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Unless otherwise indicated all photos © Richard McKie 2005 - 2015

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The issue of online security is never far in the background these days: high-profile TV presenters in court for downloading child pornography [link]; Julian Assange holed-up in the Ecuadorian embassy in London; or attacks by Anonymous on Melbourne IT (AAPT) records that allegedly made some of the ISP's users' private information public. 

While we can all applaud the apprehension of criminals through police monitoring; and we might be swayed by Assange's assertions that corporate and government secrets are forms of conspiracy and that such conspiracy is a bad thing; we may not be so pleased by our browsing history; or worse, our medical history; or our employer's HR records being made available to a cyber bully or blackmailer.  

 

 

Thanks to computer and communications technology we live in exciting times. The bounds of technological possibilities seem limitless. The changes decade by decade have already been unprecedented. Where is all this going?

Or see a youthful one from the past [31st October 1986]  here...

 

 

 

The first version of this article was written back in 2005 as a contribution to a strategic planning exercise.  I was arguing for putting those things like marketing and so on, that we ultimately wanted to be seen, in the Cloud as this would save money.   But I stressed that the Cloud is not secure so it was imperative that we retained our 'physical corporate information infrastructure'.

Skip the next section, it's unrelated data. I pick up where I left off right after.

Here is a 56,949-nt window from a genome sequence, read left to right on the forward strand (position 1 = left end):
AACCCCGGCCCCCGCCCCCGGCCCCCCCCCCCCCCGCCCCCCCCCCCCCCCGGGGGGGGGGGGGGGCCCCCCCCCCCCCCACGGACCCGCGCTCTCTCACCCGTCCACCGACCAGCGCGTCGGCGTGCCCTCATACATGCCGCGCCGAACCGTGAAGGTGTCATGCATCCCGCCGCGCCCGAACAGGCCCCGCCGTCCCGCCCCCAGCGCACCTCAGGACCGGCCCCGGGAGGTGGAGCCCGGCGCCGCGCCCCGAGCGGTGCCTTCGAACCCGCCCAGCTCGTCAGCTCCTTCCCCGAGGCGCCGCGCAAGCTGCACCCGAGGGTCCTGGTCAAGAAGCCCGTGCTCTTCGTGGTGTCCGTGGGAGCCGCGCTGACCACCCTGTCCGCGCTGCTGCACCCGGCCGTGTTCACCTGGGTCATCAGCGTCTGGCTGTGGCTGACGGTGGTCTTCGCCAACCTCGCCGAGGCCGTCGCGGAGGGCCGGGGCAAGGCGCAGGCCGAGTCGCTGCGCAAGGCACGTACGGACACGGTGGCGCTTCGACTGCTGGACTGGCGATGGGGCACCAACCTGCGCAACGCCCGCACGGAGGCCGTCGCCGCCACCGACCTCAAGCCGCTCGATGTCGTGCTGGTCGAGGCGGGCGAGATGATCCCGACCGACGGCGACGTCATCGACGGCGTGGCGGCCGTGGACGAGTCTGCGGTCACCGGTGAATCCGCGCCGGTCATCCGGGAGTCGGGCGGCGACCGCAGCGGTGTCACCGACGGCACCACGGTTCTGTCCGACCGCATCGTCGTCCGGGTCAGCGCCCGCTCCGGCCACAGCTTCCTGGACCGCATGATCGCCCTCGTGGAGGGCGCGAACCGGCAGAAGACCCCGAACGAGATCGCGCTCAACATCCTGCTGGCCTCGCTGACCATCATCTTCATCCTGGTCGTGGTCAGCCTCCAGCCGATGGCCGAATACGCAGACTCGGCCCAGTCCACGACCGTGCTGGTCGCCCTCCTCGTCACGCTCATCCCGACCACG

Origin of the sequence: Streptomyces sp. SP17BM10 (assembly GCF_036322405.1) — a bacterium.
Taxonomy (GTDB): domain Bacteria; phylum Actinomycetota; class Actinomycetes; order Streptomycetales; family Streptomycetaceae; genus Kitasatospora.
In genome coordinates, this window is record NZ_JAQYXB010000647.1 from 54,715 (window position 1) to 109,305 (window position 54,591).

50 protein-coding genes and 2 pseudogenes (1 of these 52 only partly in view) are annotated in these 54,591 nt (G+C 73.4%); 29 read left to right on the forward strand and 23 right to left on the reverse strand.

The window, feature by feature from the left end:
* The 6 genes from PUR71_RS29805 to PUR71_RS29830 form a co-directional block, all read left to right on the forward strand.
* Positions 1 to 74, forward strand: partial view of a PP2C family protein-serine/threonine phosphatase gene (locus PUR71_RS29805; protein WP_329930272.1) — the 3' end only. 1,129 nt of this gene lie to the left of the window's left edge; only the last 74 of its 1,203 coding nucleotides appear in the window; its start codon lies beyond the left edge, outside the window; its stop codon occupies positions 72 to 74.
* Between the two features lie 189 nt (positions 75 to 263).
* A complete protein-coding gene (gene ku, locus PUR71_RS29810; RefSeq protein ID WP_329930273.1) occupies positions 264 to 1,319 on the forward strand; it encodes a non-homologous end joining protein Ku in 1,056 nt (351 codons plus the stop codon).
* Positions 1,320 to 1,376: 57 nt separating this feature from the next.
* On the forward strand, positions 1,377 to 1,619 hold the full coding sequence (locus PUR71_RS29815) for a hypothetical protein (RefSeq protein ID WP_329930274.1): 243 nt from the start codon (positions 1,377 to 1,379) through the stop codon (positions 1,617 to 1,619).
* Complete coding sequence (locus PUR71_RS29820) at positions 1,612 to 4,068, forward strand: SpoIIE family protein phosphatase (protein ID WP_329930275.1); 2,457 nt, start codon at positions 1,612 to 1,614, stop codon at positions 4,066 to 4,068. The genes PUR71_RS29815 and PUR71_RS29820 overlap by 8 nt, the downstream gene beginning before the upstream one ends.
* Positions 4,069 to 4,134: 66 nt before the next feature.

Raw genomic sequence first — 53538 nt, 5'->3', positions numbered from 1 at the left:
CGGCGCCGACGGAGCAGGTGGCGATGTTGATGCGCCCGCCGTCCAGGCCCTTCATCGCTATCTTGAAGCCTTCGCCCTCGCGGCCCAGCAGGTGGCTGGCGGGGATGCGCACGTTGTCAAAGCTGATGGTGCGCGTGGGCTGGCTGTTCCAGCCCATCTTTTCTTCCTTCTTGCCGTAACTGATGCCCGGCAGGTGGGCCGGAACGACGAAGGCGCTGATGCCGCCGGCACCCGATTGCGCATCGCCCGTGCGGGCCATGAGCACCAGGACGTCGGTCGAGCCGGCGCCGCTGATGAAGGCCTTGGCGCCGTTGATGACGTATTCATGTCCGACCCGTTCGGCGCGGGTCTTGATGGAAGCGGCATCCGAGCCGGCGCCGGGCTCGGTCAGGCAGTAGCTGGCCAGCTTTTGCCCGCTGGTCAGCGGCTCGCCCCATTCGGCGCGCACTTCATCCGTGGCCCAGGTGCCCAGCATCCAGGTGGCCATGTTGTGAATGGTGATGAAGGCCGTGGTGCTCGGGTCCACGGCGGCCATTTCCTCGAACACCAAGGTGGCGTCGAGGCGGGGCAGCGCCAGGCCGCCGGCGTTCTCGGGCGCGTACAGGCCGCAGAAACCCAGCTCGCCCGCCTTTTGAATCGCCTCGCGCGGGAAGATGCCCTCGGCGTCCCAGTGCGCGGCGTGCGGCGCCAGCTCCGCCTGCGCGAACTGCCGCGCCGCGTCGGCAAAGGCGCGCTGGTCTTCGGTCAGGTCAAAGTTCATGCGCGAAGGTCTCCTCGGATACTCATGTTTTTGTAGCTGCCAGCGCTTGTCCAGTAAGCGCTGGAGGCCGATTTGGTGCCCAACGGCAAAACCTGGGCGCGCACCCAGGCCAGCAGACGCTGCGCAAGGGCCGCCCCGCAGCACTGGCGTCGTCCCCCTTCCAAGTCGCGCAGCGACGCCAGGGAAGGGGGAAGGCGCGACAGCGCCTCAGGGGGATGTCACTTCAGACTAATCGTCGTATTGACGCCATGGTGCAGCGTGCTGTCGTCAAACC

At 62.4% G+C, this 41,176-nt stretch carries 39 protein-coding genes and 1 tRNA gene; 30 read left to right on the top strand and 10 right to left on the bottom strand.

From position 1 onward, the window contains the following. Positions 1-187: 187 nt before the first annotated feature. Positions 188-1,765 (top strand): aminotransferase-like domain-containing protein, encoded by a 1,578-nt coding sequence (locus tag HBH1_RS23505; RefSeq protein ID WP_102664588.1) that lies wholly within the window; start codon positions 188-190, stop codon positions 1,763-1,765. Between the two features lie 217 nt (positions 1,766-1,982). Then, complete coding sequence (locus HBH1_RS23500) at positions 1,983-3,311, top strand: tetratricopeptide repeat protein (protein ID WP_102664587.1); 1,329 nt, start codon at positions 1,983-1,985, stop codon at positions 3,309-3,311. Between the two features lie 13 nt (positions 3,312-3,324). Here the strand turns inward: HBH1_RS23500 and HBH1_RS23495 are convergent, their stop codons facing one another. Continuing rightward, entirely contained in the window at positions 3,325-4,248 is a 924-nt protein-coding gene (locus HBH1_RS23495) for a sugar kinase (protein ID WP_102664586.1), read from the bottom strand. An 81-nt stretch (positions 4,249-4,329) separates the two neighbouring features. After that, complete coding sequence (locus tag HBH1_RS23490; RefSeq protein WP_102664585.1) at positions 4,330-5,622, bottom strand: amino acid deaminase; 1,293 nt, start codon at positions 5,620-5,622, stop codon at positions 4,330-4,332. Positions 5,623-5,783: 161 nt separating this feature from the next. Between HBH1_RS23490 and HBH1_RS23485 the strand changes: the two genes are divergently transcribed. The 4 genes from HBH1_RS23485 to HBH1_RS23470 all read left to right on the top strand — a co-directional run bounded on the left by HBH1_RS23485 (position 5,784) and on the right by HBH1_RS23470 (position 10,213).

I predicted that in future:  'Corporations will need to look to ways in which they can split their computing requirements between the internal systems and the Cloud';  and 'We can expect the development of new software systems to facilitate (e-mail attached) document passing between secure corporate environments and the Cloud';  implicitly, because e-mail is not secure.

The article was slightly updated in 2010, when I opened this website. I added some now outdated and since removed comments on that experience. 

I've left the main content here, essentially unchanged since 2005, because it's still relevant; and it's always good to see one's predictions fulfilled. 

 


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Travel

Burma (Myanmar)

 

 

This is a fascinating country in all sorts of ways and seems to be most popular with European and Japanese tourists, some Australians of course, but they are everywhere.

Since childhood Burma has been a romantic and exotic place for me.  It was impossible to grow up in the Australia of the 1950’s and not be familiar with that great Australian bass-baritone Peter Dawson’s rendition of Rudyard Kipling’s 'On the Road to Mandalay' recorded two decades or so earlier:  

Come you back to Mandalay
Where the old flotilla lay
Can't you hear their paddles chunking
From Rangoon to Mandalay

On the road to Mandalay
Where the flying fishes play
And the Dawn comes up like thunder
out of China 'cross the bay

The song went Worldwide in 1958 when Frank Sinatra covered it with a jazz orchestration, and ‘a Burma girl’ got changed to ‘a Burma broad’; ‘a man’ to ‘a cat’; and ‘temple bells’ to ‘crazy bells’.  

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Fiction, Recollections & News

A Digger’s Tale

- Introduction

 

 

The accompanying story is ‘warts and all’.  It is the actual memoirs (hand written and transcribed here; but with my headings added) of Corporal Ross Smith, a young Australian man, 18 years of age, from humble circumstances [read more...] who was drawn by World events into the Second World War.  He tells it as he saw it.  The action takes place near Rabaul in New Britain. 

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Opinions and Philosophy

Six degrees of separation, conspiracy and wealth

 

 

Sometimes things that seem quite different are, when looked at more closely, related. 

 

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